pool as of the pool issue date, with the balance of each mortgage used as the weighting factor.

Weighted average life

See:average life.

Weighted average maturity

The WAM of a MBS is the weighted average of the remaining terms to maturity
of the mortgages underlying the collateral pool at the date of issue, using as the weighting factor the balance
of each of the mortgages as of the issue date.

Weighted average remaining maturity

The average remaining term of the mortgages underlying a MBS.

Well diversified portfolio

A portfolio spread out over many securities in such a way that the weight in any
security is small. The risk of a well-diversified portfolio closely approximates the systemic risk of the overall
market, the unsystematic risk of each security having been diversified out of the portfolio.


The percentage rate of return paid on a stock in the form of dividends, or the effective rate of interest
paid on a bond or note.

Yield curve

The graphical depiction of the relationship between the yield on bonds of the same credit quality
but different maturities. Related: Term structure of interest rates. Harvey (1991) finds that the inversions of
the yield curve (short-term rates greater than long term rates) have preceded the last five U.S. recessions. The
yield curve can accurately forecast the turning points of the business cycle.

Yield curve option-pricing models

Models that can incorporate different volatility assumptions along the
yield curve, such as the Black-Derman-Toy model. Also called arbitrage-free option-pricing models.

Yield curve strategies

Positioning a portfolio to capitalize on expected changes in the shape of the Treasury yield curve.

Yield ratio

The quotient of two bond yields.

Yield spread strategies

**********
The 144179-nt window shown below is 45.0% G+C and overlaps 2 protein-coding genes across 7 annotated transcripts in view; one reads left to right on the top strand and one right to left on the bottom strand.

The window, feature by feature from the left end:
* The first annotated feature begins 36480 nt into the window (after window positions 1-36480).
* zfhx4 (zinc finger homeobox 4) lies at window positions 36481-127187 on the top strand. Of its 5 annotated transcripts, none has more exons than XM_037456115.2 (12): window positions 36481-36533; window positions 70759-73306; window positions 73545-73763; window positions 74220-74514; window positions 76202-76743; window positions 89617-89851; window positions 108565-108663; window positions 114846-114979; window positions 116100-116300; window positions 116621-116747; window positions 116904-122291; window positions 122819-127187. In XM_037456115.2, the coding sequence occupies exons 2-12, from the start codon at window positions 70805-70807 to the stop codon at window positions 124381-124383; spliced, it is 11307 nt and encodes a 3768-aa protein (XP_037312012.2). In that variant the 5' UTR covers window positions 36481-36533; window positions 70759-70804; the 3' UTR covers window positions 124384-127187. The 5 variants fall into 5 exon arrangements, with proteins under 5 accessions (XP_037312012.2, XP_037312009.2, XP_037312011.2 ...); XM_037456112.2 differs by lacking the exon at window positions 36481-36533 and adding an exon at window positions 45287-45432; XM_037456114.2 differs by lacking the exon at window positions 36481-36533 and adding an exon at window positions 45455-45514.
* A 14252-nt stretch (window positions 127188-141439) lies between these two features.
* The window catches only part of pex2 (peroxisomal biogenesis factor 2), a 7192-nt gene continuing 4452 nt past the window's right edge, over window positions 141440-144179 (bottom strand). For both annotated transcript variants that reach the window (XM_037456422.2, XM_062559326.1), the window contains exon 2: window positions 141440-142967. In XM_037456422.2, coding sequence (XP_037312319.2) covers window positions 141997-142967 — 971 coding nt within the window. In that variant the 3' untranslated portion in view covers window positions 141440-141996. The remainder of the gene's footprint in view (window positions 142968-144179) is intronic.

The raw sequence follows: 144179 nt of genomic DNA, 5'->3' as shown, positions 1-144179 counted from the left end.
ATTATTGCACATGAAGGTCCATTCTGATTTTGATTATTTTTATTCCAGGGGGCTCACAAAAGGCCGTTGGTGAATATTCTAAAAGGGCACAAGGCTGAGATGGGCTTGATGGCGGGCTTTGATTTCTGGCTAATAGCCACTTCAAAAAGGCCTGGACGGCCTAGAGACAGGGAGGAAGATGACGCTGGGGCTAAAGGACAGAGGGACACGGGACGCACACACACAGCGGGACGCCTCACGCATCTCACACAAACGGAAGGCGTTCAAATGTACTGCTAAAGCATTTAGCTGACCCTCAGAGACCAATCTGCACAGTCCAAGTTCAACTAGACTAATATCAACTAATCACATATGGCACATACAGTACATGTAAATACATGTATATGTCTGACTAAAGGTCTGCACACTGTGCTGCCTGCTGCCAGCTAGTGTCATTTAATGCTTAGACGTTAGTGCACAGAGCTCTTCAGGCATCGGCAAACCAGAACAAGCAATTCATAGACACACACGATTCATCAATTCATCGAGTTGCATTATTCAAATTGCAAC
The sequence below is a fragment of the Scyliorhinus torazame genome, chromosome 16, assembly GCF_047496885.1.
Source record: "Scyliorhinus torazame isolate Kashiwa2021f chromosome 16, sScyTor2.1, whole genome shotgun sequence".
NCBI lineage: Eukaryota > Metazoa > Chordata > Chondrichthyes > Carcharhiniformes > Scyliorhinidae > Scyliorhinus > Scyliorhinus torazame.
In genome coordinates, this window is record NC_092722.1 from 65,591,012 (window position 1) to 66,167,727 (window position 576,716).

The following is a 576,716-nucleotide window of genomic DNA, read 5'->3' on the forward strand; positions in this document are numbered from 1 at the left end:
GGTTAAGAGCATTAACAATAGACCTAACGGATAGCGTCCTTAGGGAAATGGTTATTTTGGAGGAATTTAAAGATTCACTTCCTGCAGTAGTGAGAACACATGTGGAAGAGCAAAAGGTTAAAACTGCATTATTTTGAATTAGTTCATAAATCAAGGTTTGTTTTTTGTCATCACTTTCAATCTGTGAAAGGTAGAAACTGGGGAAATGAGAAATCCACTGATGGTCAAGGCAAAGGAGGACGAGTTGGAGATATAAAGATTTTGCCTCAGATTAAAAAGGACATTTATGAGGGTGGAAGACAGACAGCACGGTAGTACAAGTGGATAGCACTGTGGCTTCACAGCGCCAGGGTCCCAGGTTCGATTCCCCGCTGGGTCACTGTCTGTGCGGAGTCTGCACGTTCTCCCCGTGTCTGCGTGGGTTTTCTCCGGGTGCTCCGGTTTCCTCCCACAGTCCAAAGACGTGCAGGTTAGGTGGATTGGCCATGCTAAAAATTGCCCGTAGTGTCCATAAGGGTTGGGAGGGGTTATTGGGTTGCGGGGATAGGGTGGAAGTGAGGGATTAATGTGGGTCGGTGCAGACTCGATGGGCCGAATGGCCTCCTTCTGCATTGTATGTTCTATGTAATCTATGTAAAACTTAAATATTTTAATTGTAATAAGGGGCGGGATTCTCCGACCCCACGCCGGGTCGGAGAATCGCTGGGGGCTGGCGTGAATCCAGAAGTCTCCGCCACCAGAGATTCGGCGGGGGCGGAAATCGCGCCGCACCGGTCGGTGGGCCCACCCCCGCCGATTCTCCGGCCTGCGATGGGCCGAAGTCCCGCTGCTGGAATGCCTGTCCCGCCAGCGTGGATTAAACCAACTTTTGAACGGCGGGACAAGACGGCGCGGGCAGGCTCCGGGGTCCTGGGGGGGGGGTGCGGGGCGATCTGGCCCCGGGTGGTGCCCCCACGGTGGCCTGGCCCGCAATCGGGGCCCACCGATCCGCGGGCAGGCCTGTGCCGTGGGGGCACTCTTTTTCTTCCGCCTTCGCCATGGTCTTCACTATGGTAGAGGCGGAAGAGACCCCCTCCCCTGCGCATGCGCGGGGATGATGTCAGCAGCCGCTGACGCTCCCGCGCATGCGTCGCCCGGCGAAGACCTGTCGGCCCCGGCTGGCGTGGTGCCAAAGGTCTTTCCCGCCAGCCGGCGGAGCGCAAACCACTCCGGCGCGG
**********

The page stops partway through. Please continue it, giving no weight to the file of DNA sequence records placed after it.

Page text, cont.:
Strategies that involve positioning a portfolio to capitalize on expected changes in
yield spreads between sectors of the bond market.

Yield to call

The percentage rate of a bond or note, if you were to buy and hold the security until the call date.
This yield is valid only if the security is called prior to maturity. Generally bonds are callable over several
years and normally are called at a slight premium. The calculation of yield to call is based on the coupon rate,
length of time to the call and the market price.

Yield to maturity

The percentage rate of return paid on a bond, note or other fixed income security if you
buy and hold it to its maturity date. The calculation for YTM is based on the coupon rate, length of time to
maturity and market price. It assumes that coupon interest paid over the life of the bond will be reinvested at
the same rate.

Yield to worst

The bond yield computed by using the lower of either the yield to maturity or the yield to call
on every possible call date.

Zero-beta portfolio

A portfolio constructed to represent the risk-free asset, that is, having a beta of zero.

Zero-investment portfolio

A portfolio of zero net value established by buying and shorting component
securities, usually in the context of an arbitrage strategy.


An inventory valuation method that calculates a weighted average cost per unit for all the goods available for sale.
Multiplying that figure by the total units in ending inventory gives you the inventory’s value.

Weighted average cost of capital

See cost of capital.

Weighted average

A method of accounting for inventory.

dividend yield ratio

Cash dividends paid by a business over the most
recent 12 months (called the trailing 12 months) divided by the current
market price per share of the stock. This ratio is reported in the daily
stock trading tables in the Wall Street Journal and other major newspapers.

weighted-average cost of capital

weighted means that the proportions of
debt capital and equity capital of a business are used to calculate its
average cost of capital. This key benchmark rate depends on the interest
rate(s) on its debt and the ROE goal established by a business. This is a
return-on-capital rate and can be applied either on a before-tax basis or
an after-tax basis. A business should earn at least its weighted-average
rate on the capital invested in its assets. The weighted-average cost-ofcapital
rate is used as the discount rate to calculate the present value
(PV) of specific investments.







Related to : financial, finance, business, accounting, payroll, inventory, investment, money, inventory control, stock trading, financial advisor, tax advisor, credit.

Copyright© 2024